American Life in Poetry: Column 313
BY TED KOOSER, U.S. POET LAUREATE, 2004-2006

Go for a walk and part of whatever you walk through rides back on your socks. Here Peter Everwine, a California poet, tells us about the seeds that stick to us, in all their beauty and variety.

Back from the Fields

Until nightfall my son ran in the fields,
looking for God knows what.
Flowers, perhaps. Odd birds on the wing.
Something to fill an empty spot.
Maybe a luminous angel
or a country girl with a secret dark.
He came back empty-handed,
or so I thought.

Now I find them:
thistles, goatheads,
the barbed weeds
all those with hooks or horns
the snaggle-toothed, the grinning ones
those wearing lantern jaws,
old ones in beards, leapers
in silk leggings, the multiple
pocked moons and spiny satellites, all those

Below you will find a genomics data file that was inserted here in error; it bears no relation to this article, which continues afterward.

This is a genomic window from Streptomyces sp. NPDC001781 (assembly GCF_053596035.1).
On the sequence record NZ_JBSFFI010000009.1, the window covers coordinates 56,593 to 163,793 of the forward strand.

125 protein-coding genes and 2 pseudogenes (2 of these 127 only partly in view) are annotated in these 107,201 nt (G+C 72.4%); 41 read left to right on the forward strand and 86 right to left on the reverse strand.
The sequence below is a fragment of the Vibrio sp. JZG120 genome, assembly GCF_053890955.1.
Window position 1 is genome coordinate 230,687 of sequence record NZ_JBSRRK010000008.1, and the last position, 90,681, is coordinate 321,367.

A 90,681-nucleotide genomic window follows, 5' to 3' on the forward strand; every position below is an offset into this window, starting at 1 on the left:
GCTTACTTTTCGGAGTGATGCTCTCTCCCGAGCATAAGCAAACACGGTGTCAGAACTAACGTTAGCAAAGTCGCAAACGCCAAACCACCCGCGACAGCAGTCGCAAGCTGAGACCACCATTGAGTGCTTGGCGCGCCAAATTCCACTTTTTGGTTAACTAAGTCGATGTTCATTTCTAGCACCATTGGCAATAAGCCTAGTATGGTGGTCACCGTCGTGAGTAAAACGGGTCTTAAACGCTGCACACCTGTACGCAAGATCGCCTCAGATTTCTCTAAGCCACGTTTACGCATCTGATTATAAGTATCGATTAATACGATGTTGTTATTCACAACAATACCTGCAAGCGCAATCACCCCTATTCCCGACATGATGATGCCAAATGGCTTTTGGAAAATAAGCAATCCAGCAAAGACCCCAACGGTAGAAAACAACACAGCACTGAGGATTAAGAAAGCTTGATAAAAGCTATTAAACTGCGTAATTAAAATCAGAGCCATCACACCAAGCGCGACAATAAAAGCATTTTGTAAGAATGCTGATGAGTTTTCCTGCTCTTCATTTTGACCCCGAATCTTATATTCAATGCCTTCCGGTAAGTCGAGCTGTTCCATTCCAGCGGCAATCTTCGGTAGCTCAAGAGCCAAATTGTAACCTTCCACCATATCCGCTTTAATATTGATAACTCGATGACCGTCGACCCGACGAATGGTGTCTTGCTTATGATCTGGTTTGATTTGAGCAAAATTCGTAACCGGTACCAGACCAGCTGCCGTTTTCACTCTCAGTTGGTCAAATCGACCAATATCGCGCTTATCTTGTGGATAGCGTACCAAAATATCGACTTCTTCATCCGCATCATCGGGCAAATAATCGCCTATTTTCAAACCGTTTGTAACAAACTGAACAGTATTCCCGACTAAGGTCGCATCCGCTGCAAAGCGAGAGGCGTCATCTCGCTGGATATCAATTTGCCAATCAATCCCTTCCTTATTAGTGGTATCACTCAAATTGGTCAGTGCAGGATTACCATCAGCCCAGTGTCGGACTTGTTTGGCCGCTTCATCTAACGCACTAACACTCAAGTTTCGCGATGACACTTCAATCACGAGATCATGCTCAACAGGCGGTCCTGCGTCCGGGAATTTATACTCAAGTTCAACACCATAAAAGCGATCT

with juices and saps
like the fingers of thieves
nation after nation of grasses
that dig in, that burrow, that hug winds
and grab handholds
in whatever lean place.

It’s been a good day.

American Life in Poetry is made possible by The Poetry Foundation, publisher of Poetry magazine. It is also supported by the Department of English at the University of Nebraska-Lincoln. Poem copyright ©2004 by Peter Everwine, whose most recent book of poetry is From the Meadow: Selected and New Poems, Univ. of Pittsburgh Press, 2004. Poem reprinted from The Place That Inhabits Us, Sixteen Rivers Press, 2010, by permission of Peter Everwine and the publisher. Introduction copyright © 2011 by The Poetry Foundation. The introduction’s author, Ted Kooser, served as United States Poet Laureate Consultant in Poetry to the Library of Congress from 2004-2006. We do not accept unsolicited manuscripts.